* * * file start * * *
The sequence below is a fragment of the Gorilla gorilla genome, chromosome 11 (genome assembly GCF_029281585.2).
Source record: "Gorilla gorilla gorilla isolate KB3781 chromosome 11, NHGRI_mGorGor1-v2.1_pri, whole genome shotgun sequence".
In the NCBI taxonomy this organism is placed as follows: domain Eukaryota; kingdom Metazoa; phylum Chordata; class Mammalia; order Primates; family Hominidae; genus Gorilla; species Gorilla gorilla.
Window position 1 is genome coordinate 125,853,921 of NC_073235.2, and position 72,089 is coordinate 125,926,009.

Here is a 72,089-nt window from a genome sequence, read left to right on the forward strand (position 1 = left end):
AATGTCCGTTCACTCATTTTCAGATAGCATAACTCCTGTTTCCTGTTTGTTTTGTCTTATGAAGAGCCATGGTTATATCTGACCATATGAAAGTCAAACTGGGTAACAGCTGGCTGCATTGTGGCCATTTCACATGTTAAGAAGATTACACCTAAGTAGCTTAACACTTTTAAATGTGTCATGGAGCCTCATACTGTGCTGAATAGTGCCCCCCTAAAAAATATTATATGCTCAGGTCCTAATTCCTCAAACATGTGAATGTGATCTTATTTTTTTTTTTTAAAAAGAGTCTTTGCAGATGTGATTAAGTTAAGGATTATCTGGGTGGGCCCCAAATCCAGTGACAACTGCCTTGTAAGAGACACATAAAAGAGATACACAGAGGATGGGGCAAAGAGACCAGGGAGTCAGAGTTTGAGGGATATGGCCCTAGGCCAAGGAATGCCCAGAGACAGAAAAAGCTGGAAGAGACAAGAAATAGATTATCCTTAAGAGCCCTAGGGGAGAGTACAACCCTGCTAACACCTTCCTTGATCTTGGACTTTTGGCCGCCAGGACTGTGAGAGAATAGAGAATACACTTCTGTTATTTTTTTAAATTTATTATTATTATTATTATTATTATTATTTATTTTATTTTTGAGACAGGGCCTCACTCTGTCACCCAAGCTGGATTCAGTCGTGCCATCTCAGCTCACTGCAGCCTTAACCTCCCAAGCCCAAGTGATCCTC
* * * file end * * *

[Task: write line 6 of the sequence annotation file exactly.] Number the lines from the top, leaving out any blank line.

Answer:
AATGTCCGTTCACTCATTTTCAGATAGCATAACTCCTGTTTCCTGTTTGTTTTGTCTTATGAAGAGCCATGGTTATATCTGACCATATGAAAGTCAAACTGGGTAACAGCTGGCTGCATTGTGGCCATTTCACATGTTAAGAAGATTACACCTAAGTAGCTTAACACTTTTAAATGTGTCATGGAGCCTCATACTGTGCTGAATAGTGCCCCCCTAAAAAATATTATATGCTCAGGTCCTAATTCCTCAAACATGTGAATGTGATCTTATTTTTTTTTTTTAAAAAGAGTCTTTGCAGATGTGATTAAGTTAAGGATTATCTGGGTGGGCCCCAAATCCAGTGACAACTGCCTTGTAAGAGACACATAAAAGAGATACACAGAGGATGGGGCAAAGAGACCAGGGAGTCAGAGTTTGAGGGATATGGCCCTAGGCCAAGGAATGCCCAGAGACAGAAAAAGCTGGAAGAGACAAGAAATAGATTATCCTTAAGAGCCCTAGGGGAGAGTACAACCCTGCTAACACCTTCCTTGATCTTGGACTTTTGGCCGCCAGGACTGTGAGAGAATAGAGAATACACTTCTGTTATTTTTTTAAATTTATTATTATTATTATTATTATTATTATTTATTTTATTTTTGAGACAGGGCCTCACTCTGTCACCCAAGCTGGATTCAGTCGTGCCATCTCAGCTCACTGCAGCCTTAACCTCCCAAGCCCAAGTGATCCTC